Lately, when explaining their process of decision-making, I’ve heard quite a few highly intelligent individuals state that they ask themselves “why do I know I’m right?” It’s a useful question, and a great part of the process of clarifying one’s thinking by removing the emotion of the situation. Sure, there are things we want to be true, and we do a damn good job convincing ourselves that they are; unfortunately, that doesn’t mean that they actually are true.
That’s not enough, though. I think we’re short-changing ourselves if we ask that question and then presume that we’ve done our due diligence. The important follow-up question – the one that ensures that the best decision is made – that we need to ask ourselves is “could I be wrong?”
Over the years, I’ve been part of organizations where leaders couldn’t conceive of this notion. They made decisions like dictators, and never did they ask or seek the council of the people they were paying to be experts. I’ve been in meetings where millions of dollars on salaries are sitting on their hands because the more senior person refuses to hear their opinions because it may threaten their own view. It’s oddly ironic. Sadly ironic, actually.
One thing that leaders need to lead teams effectively is humility, and it takes a humble leader to ask the question of whether they could be wrong. A lack of humility has done many leaders in. Surprisingly, it’s a huge issue for younger leaders, even though you’d think that with relatively limited experienced, they’d be more likely to understand that they don’t know everything. For these younger leaders, it’s not necessarily that they don’t want to be humble, it’s that they think they aren’t supposed to be.
After all, they’ve been brought up to fear being wrong, in many cases thinking that they can’t be wrong. That alone nips any chance of humility in the bud. This lack of humility kills any shot of being an effective leader. As a young CEO I made this very mistake myself. And it nearly killed the company.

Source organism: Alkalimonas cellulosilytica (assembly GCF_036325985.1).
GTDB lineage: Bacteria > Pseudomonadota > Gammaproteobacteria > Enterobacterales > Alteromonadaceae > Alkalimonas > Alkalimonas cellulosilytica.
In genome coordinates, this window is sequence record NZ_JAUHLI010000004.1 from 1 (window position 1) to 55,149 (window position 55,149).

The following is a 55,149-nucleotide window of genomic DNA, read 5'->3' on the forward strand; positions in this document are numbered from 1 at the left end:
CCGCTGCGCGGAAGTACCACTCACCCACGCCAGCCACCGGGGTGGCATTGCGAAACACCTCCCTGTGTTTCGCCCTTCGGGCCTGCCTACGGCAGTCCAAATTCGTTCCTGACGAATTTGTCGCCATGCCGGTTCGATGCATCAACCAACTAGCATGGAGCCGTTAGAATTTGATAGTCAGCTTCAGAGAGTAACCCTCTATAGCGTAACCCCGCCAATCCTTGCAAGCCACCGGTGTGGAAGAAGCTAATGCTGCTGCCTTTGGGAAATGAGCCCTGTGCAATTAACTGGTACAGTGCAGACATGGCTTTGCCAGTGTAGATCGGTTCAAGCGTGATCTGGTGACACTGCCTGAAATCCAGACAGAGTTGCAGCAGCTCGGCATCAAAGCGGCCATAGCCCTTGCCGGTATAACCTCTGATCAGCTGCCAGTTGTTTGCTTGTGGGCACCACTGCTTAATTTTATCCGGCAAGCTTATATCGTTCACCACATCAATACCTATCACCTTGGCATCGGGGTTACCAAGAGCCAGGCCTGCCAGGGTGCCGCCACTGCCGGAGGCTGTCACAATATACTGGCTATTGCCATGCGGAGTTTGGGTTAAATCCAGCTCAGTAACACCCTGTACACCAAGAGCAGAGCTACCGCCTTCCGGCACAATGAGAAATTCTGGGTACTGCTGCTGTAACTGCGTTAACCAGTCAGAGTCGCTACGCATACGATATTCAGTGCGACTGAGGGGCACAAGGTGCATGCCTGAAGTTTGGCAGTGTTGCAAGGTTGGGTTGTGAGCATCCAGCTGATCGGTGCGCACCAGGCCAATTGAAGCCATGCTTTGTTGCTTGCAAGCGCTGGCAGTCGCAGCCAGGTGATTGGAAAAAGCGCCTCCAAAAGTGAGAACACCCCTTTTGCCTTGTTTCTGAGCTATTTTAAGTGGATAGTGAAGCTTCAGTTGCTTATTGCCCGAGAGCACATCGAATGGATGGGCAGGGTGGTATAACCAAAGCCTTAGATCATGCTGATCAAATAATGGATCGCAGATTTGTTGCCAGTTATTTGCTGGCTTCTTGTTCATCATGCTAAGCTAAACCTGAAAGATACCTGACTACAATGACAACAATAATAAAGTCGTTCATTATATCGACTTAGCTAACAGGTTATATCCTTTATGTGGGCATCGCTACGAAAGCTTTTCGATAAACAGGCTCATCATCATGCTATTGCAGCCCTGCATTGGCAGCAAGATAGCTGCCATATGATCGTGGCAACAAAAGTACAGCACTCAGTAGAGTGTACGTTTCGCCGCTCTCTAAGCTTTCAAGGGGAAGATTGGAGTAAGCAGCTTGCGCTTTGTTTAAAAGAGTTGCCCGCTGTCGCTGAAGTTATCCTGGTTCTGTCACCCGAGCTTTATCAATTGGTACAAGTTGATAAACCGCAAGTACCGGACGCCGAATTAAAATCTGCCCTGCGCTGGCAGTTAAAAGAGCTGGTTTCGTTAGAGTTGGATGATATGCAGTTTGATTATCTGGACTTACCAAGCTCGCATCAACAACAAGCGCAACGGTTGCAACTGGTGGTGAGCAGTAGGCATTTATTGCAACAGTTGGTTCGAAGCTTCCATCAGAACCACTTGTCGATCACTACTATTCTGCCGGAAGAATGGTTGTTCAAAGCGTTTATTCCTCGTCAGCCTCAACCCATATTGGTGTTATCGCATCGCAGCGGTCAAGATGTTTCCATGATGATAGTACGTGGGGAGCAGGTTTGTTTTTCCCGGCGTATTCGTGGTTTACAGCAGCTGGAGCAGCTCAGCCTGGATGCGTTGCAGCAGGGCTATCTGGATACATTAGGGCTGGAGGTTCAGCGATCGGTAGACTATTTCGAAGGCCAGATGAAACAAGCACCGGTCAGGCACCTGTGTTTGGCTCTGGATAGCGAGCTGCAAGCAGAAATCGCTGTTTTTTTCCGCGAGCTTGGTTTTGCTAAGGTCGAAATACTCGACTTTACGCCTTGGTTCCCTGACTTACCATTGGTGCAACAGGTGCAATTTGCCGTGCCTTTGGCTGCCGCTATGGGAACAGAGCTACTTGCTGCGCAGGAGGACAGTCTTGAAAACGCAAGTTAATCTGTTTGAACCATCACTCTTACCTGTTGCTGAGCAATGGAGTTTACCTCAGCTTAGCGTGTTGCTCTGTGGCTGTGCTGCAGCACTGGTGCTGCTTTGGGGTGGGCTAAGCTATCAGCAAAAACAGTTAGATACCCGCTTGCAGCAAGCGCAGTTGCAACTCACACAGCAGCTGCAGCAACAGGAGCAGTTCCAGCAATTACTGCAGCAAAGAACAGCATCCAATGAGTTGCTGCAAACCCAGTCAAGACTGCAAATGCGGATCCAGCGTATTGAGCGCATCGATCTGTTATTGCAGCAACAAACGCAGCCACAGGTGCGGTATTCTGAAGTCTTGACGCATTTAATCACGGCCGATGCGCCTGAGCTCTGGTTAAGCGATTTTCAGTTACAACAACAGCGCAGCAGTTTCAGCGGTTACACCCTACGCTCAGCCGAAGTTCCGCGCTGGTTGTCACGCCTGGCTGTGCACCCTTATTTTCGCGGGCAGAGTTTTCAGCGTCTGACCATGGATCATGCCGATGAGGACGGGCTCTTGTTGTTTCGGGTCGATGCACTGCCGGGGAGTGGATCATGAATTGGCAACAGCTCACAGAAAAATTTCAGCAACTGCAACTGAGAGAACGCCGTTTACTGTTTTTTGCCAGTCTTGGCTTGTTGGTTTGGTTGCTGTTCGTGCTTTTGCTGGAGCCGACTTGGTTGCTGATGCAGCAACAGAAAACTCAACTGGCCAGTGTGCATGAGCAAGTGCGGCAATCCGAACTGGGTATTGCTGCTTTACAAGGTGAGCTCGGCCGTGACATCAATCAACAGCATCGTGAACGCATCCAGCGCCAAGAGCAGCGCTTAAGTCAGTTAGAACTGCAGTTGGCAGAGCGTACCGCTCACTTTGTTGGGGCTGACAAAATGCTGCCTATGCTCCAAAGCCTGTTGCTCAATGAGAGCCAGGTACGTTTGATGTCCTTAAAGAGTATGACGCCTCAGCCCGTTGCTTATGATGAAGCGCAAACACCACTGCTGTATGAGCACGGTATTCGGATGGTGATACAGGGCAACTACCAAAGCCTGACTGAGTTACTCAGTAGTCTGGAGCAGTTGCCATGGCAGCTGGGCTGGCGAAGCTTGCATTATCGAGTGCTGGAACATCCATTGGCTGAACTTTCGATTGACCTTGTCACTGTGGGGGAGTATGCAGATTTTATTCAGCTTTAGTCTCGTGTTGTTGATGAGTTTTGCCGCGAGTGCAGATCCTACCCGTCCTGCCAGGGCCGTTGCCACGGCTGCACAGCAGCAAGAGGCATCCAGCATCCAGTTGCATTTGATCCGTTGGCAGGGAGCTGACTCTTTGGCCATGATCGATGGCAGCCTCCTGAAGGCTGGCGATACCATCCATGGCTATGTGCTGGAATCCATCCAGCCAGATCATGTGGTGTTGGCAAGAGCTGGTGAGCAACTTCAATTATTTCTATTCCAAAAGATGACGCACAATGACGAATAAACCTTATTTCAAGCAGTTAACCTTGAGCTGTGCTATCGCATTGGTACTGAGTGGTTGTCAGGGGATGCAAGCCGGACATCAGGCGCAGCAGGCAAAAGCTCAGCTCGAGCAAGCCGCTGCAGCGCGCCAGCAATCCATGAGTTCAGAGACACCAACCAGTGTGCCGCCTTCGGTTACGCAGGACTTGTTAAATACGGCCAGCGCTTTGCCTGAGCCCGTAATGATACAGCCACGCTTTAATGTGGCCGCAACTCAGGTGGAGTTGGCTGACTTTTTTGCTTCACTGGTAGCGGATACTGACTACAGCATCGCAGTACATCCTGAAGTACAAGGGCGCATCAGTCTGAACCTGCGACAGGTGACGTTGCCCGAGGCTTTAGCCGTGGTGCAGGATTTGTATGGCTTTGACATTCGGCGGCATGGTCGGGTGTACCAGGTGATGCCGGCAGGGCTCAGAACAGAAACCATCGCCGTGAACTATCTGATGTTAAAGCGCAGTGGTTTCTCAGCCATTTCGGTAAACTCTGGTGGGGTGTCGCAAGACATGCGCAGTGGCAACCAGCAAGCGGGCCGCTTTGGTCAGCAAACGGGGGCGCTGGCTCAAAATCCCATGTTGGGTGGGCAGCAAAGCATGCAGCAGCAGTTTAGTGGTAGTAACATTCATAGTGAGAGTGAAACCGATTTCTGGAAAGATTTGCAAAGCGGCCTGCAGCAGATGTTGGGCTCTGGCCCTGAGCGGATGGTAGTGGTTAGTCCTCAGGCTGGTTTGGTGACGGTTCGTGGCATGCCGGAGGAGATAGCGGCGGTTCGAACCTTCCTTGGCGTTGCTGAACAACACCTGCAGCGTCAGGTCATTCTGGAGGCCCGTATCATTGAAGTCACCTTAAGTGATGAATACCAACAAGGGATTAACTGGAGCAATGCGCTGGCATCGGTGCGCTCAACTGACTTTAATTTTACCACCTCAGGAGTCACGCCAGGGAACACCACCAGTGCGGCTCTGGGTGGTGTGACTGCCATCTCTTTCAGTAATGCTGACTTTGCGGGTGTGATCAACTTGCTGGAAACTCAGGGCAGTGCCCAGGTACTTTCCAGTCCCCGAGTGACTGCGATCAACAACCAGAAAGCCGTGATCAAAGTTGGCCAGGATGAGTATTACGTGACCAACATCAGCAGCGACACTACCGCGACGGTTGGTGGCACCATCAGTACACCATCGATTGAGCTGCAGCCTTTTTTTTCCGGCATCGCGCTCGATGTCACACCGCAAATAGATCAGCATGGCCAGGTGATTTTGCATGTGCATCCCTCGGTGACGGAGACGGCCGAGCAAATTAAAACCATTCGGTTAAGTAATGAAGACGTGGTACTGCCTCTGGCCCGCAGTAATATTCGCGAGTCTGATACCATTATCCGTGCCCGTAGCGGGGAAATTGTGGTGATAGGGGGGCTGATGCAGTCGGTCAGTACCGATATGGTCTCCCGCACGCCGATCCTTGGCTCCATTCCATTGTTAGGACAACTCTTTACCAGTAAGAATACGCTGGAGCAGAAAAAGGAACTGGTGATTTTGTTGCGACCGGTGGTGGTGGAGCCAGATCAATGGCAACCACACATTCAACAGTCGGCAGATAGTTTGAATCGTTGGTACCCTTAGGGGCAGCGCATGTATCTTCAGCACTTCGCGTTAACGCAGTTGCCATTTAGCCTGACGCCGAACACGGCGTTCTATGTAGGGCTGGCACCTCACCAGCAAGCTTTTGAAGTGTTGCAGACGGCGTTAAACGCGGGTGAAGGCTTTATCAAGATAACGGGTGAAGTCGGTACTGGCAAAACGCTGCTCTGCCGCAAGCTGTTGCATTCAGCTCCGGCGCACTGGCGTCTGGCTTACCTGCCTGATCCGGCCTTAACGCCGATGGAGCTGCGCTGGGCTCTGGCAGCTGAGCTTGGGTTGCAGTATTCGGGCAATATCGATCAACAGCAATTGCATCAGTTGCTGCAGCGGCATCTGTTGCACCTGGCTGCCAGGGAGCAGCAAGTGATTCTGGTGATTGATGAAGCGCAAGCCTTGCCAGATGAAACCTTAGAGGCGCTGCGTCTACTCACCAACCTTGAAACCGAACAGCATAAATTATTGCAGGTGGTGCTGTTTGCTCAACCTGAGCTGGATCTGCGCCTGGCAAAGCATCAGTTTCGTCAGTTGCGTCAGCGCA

I was running a tech startup that I had founded. I believed what I read about “leadership” and tried to emulate those I thought were successful: I acted as if I had all the answers and presumed that if I asked for different opinions that it would undermine my position as the CEO. Think of the lunacy of this: I was surrounded by people I had handpicked to be there, but I felt that if I wasn’t confident and steadfast in my direction that they’d lose faith in me and abandon ship. It’s a bit of a self-fulfilling prophecy. What’s really concerning is that leadership behavior among younger professionals is trending in this direction.
This isn’t just isolated to young professionals, however. A great many professionals think that asking this question makes them appear weak. In reality it’s quite the opposite. The simple act of asking yourself this serves to check your ego. It also builds trust with your team by showing that you value them. By building that trust, you develop your team members. The more they’re developed, the more they can contribute to the company, and this whole process reinforces itself from there. Make no mistake, asking this question, is the mark of a strong leader. I argue that without asking this question, you actually can’t be a leader.
Ego is a huge issue for people at all points of their career. We all need to ask ourselves if we’re more committed to being right or accomplishing our mission. To ask the question more directly, would you rather be wrong and have our team meet its goals or be right and see the team fail. We may all publicly say that we’re about the team meeting its goals, but deep in their hearts, many truly wouldn’t choose that option.
As your team sees you questioning your own viewpoints, they’ll do the same. The result is an organization that thinks critically and clearly. One that isn’t blinded by ego, but rather illuminated by the truth. This simple question is a great weapon to unleash the collective power within your company or organization.
If you only take one thing away, let it be this: the odds that you are right all the time are about the same as winning the Powerball twice. Don’t be the person that is to caught up in their ego to see this. Consider that you could be wrong and devote yourself to leading your team toward the truth that paves the way to accomplishment.